Marriage a civil contract
Marriage, so far as its validity in law is concerned, is a civil contract between a man and a woman, to which the consent of the parties, capable in law of contracting, is essential. Lawful marriage may be contracted only between persons of the opposite sex and only when a license has been obtained as provided by law and when the marriage is contracted in the presence of two witnesses and solemnized by one authorized, or whom one or both of the parties in good faith believe to be authorized, so to do. Marriages subsequent to April 26, 1941, not so contracted shall be null and void.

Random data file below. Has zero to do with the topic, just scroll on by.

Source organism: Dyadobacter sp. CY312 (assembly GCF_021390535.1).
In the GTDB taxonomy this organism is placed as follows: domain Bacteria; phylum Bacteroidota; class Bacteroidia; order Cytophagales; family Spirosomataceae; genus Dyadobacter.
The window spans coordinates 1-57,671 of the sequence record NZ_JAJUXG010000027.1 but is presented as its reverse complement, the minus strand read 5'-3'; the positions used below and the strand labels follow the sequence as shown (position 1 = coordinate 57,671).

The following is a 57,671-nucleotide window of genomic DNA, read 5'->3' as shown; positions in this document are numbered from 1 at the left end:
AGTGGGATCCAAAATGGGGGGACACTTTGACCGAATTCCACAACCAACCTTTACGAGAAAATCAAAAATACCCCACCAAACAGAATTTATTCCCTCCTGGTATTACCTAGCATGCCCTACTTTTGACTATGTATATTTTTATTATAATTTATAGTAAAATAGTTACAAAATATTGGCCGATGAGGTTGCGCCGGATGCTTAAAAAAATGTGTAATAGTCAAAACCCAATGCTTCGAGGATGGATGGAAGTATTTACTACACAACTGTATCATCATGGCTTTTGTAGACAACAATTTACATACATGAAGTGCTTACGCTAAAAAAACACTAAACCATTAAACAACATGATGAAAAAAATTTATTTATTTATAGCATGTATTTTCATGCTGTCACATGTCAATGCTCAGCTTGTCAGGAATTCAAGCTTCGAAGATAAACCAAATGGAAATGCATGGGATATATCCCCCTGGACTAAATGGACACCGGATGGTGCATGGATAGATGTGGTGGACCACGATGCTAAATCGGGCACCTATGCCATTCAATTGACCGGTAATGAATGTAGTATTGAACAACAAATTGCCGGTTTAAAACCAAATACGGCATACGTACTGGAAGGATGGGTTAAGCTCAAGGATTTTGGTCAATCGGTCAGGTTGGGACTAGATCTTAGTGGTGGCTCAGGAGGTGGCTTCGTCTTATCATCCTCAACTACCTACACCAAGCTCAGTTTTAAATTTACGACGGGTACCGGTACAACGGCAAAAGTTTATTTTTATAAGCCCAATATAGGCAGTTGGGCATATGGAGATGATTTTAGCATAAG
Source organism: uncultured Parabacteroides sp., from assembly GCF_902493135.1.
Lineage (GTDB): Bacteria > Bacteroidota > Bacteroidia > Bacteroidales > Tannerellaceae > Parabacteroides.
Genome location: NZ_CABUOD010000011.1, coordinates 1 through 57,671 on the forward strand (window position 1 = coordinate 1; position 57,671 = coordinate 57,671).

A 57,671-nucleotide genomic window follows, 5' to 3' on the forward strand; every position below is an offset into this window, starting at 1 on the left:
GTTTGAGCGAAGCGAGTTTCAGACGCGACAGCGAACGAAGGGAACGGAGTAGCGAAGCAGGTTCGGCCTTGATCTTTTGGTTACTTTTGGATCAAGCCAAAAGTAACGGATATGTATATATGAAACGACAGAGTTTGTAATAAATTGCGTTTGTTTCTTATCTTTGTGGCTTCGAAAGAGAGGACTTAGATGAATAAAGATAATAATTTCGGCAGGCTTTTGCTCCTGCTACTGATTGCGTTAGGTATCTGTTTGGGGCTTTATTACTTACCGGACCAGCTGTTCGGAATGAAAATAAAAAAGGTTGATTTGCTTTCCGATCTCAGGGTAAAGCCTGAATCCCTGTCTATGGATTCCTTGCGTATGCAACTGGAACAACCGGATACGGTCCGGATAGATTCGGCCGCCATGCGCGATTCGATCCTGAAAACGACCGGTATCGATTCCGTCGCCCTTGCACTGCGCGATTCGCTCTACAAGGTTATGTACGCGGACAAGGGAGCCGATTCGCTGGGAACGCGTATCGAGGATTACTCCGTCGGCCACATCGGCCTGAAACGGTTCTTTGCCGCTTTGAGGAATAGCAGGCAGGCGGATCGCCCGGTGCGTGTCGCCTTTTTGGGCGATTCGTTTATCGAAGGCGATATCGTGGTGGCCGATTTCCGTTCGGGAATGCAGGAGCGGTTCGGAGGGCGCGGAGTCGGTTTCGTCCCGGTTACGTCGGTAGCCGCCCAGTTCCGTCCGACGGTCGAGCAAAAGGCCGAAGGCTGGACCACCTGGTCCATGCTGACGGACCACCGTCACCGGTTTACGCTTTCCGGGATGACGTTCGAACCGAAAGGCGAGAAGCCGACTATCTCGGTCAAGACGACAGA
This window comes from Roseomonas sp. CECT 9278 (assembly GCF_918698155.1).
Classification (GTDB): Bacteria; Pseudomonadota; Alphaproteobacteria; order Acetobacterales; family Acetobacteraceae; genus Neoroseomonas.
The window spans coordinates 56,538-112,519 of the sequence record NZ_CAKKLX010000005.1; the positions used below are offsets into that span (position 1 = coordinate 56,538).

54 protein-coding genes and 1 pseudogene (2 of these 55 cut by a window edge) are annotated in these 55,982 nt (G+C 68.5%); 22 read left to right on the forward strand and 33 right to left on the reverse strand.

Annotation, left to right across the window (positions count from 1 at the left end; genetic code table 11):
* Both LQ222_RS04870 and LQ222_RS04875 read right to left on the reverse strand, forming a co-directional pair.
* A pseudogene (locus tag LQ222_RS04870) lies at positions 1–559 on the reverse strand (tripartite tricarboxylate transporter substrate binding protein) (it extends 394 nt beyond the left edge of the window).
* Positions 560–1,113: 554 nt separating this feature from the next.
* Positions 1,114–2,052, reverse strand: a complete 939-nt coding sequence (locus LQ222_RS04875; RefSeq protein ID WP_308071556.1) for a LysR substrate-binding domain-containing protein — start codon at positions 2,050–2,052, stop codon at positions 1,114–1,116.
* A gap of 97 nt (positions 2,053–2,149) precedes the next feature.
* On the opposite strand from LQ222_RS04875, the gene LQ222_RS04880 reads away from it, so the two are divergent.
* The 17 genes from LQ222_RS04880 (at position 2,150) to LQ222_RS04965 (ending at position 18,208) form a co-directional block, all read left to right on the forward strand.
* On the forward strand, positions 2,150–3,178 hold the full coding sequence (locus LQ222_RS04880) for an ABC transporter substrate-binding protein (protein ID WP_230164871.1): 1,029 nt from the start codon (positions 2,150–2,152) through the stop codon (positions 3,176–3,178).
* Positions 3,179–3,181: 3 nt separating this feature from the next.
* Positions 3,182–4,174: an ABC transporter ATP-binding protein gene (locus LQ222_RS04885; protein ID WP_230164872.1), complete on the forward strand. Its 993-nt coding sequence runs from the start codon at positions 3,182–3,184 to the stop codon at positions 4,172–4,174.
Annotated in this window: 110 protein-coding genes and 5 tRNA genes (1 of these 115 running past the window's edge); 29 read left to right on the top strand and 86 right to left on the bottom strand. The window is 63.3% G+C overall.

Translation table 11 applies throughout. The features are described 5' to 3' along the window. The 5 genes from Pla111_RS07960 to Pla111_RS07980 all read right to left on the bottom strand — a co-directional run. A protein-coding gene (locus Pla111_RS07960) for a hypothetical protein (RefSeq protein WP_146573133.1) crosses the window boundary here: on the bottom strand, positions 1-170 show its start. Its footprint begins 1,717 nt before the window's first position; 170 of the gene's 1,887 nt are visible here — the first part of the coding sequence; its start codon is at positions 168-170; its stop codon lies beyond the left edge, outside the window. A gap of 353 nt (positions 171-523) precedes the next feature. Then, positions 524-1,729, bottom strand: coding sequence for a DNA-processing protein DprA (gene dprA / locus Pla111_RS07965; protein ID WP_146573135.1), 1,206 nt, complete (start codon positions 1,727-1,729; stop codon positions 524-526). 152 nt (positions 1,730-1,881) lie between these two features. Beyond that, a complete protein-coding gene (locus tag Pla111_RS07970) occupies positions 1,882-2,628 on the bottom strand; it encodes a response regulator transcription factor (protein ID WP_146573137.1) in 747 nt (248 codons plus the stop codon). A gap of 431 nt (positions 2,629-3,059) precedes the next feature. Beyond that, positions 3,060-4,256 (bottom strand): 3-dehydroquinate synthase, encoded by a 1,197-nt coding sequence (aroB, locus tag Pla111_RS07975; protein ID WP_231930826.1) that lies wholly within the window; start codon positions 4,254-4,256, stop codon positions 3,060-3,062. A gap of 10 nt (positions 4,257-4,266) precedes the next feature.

(Minnesota Statutes Ann. section 517.01)
Baker v. Nelson, 191 N.W.2d 185 (Minn. 1971), appeal dismissed for want of a substantial federal question, 409 U.S. 810 (1972)
Two men challenged the Minnesota marriage laws on the grounds that they allegedly violated the 1st, 8th, 9th, and 14th Amendments of the U.S. Constitution. The Minnesota Supreme Court rejected the claim, and the U.S. Supreme Court summarily affirmed by dismissing the appeal for want of a substantial federal question.